> British Composers: Arnold CDZ5747802 [RB]: Classical Reviews- April2002 MusicWeb(UK)

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Malcolm ARNOLD (b.1921)
English Dances sets 1 and 2 (1950, 1951)
Serenade for small orchestra (1950)
Sinfonietta No 1 (1954)
Sinfonietta No 2 (1958)
Sinfonietta No 3 (1964)
Four Cornish Dances (1968)
Bournemouth SO/Charles Groves (English Dances); Bournemouth Sinfonietta (Serenade; Sinf 3); Philharmonia/Neville Dilkes (Sinfs 1/2); City of Birmingham SO/composer
12/13 July 1976 Guildhall, Southampton (English Dances); 10-11 April, 1 July 1979 (Serenade; Sinf 3); 8, 11 Aug 1977, Studio 1, Abbey Rd, London (Sinf 1/2); 13-14 June 1972 De Montfort Hall, Leicester (Cornish) ADD
EMI CLASSICS CDZ 5 74780 2 [76.16]
Budget price


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The seventies saw a stream of recording activity for Malcolm Arnold's music and this was almost exclusively due to the commitment of EMI. This disc represents a swathe from those recordings. The symphonies are not on show here although numbers 1, 2 and 5 were certainly part of that era's rebirth for Arnold.

Looking at the playing times for the 25 tracks, only one movement exceeds five minutes; most are between 2 and 3 minutes. Arnold's achievement across small spans is gem-like; mood and picture pieces grouped into Serenades, Dances and little symphonies - almost Mozartian. His mood pieces can be compared with the micro-structures of Liadov (e.g. Baba-Yaga) where aim and means are in ideal balance.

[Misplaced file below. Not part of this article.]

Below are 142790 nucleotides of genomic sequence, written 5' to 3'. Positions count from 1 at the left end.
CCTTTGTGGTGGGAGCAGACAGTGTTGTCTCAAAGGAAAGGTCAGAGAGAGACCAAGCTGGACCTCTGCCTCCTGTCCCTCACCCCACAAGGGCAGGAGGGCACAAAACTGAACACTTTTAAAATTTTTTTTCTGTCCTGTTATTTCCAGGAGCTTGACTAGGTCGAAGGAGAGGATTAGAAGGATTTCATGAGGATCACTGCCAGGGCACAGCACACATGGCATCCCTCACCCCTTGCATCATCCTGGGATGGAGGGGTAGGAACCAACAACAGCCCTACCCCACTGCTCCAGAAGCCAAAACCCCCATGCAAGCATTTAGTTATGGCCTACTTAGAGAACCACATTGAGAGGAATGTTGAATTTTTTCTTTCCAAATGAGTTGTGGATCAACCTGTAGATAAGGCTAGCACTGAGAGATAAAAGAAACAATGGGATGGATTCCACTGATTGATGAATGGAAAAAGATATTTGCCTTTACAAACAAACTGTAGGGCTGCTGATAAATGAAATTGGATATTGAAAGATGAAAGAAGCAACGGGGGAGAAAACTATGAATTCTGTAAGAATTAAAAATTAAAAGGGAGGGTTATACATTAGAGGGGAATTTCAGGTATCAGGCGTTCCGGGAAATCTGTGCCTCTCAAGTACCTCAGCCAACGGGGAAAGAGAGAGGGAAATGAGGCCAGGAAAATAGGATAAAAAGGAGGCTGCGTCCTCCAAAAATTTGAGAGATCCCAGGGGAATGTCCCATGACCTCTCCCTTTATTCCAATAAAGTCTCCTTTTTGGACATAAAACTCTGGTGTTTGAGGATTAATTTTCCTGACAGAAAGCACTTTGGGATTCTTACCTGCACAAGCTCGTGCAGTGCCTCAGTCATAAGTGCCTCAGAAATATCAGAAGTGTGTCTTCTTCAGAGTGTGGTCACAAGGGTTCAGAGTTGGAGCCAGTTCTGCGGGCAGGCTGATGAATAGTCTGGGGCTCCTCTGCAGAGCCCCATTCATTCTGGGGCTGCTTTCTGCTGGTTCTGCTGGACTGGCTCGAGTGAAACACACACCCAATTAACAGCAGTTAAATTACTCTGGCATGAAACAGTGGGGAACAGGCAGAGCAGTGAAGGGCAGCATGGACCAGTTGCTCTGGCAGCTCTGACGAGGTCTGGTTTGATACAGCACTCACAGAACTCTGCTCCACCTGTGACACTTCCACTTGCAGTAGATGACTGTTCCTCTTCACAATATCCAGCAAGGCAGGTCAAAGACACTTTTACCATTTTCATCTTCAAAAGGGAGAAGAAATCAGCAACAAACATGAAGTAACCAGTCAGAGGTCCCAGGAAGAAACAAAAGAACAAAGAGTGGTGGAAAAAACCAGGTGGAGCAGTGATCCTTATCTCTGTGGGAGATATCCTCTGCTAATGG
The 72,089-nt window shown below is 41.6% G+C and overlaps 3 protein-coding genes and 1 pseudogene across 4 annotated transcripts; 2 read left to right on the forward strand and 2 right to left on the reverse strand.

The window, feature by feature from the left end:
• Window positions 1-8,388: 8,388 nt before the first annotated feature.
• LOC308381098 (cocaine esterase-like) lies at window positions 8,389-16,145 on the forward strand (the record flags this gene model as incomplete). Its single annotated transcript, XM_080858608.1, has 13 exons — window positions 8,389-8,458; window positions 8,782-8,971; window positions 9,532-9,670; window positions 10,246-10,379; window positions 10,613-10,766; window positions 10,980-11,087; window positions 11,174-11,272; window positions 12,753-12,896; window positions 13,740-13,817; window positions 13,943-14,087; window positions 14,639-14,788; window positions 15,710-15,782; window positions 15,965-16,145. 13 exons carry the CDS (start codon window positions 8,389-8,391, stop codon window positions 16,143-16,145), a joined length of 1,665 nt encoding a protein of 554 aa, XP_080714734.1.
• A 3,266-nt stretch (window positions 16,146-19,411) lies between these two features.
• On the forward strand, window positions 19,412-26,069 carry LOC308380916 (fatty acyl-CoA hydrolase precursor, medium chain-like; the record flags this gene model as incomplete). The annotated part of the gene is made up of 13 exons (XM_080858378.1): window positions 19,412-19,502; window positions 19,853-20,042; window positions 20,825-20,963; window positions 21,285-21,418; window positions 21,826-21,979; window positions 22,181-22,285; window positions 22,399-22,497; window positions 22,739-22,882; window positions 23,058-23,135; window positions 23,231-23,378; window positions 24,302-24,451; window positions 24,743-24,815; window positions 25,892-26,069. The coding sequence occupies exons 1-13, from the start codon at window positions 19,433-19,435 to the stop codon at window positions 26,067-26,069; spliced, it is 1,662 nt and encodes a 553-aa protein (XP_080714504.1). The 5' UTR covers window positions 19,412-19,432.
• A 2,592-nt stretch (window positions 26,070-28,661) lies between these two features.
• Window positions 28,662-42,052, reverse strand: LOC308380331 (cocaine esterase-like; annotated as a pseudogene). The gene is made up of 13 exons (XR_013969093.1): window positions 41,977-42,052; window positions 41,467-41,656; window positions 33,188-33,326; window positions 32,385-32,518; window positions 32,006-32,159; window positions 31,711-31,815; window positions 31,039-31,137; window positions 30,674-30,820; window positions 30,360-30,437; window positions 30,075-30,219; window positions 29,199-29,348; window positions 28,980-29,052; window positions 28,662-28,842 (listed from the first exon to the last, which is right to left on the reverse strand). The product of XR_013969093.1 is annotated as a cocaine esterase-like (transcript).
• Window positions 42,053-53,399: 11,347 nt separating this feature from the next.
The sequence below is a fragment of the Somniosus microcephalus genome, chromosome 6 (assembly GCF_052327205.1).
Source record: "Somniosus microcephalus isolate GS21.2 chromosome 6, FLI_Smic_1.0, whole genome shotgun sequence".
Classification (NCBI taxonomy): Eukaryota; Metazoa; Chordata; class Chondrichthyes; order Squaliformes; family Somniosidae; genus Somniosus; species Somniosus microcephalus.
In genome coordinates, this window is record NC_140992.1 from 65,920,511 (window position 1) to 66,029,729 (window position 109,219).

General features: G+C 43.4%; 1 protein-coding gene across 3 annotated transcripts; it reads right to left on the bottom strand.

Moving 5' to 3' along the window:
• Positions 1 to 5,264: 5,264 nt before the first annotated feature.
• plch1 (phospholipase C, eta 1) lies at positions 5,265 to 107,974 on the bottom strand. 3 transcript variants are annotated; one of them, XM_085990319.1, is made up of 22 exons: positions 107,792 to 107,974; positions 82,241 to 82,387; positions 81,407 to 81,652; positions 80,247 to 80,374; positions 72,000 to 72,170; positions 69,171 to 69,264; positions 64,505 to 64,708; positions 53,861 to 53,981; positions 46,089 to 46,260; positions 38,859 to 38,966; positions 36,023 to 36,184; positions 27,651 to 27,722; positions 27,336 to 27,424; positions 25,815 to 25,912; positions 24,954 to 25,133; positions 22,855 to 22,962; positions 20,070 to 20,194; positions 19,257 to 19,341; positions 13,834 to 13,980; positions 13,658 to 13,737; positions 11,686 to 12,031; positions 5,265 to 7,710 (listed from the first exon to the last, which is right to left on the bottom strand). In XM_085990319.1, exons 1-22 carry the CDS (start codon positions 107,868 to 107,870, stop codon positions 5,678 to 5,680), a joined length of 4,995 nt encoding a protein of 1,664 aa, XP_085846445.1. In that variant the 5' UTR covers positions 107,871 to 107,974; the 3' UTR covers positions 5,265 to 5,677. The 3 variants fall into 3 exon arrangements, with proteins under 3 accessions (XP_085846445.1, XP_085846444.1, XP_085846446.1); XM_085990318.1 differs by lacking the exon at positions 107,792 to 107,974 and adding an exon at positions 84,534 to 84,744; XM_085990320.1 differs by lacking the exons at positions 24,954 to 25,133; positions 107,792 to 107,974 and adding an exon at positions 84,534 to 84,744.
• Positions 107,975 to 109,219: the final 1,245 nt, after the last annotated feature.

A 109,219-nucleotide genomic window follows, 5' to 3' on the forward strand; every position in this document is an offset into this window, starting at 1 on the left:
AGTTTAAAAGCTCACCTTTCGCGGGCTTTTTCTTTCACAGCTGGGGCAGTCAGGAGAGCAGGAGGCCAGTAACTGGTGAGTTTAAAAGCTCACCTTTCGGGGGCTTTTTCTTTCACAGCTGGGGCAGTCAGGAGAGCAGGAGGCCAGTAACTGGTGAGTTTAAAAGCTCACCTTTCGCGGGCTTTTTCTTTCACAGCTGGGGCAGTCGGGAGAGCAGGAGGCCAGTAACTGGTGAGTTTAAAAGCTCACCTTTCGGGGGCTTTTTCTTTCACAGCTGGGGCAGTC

Groves had long been associated with Arnold. He conducted the seventh and eighth symphonies and championed Arnold during his time with the Bournemouth orchestra as well as with the BBC Northern (now the BBC Phil) in Manchester. I think the composer has the edge on Groves in his Lyrita disc of the Dances but Groves, the orchestra and EMI provide zestful performances. Pleasure is only very finely moderated by the hint of less than opulent tone in the string sound. This is exacerbated in the delightful Serenade where the Bournemouth Sinfonietta deliver a noticeably more wiry sound that the full band. Arnold's relaxed lyrical tone and clarity of orchestration is fully evident especially in the first two of the three movements. Only the last movement rings a little hollow although all the unmistakable Arnold hallmarks are present.

The three little symphonies (sinfoniettas) are cassation-like rather than concentrated epics (nothing of Havergal Brian's Symphonia Brevis, nor Rubbra 11, nor Alwyn 5 here) although the colours are darker and occasionally one senses the mildew on the foliage. The First was written for the Boyd Neel orchestra and is ingratiating but less demonstrative than the Dances. The central movement has hints of both Sibelius (Tapiola) and Mahler. The Philharmonia really let rip in the Allegro con Brio. The Second is a turn or two more serious in the first two movements but unbuttons for the fruity flutey Allegro con brio. After two three movement sinfoniettas the Third moves to four and a more poignant, peremptory and acidic tone. Take the andante for example which steers close to the careworn disillusion of Frank Bridge and even Kurt Weill. The mood is extremely well sustained under both Ronald Thomas and Neville Dilkes.

The prize closes the disc. The CBSO Cornish Dances were released on LP with the breathtakingly fine Fifth Symphony and the rather raucous and inconsequential Peterloo Overture. The composer is at the helm and lays wholeheartedly into the exuberant dances and yet has the poetic restraint to suggest the fog-shivering ghosts of the eerie andantino - a demonstration track still sounding refined. The steam engines of Trevithick are delightfully evoked by the light percussion ostinati of the Allegro and the echoes of Kodaly's Hary Janos have never been so strongly put across.

A generously timed and hearted disc which could happily form the cornerstone of any Arnold collection. It would now be quite natural for EMI to add to their British Composers series a CD of the 1970s era recordings of the concertos for clarinet, oboe, trumpet and horn.

Rob Barnett


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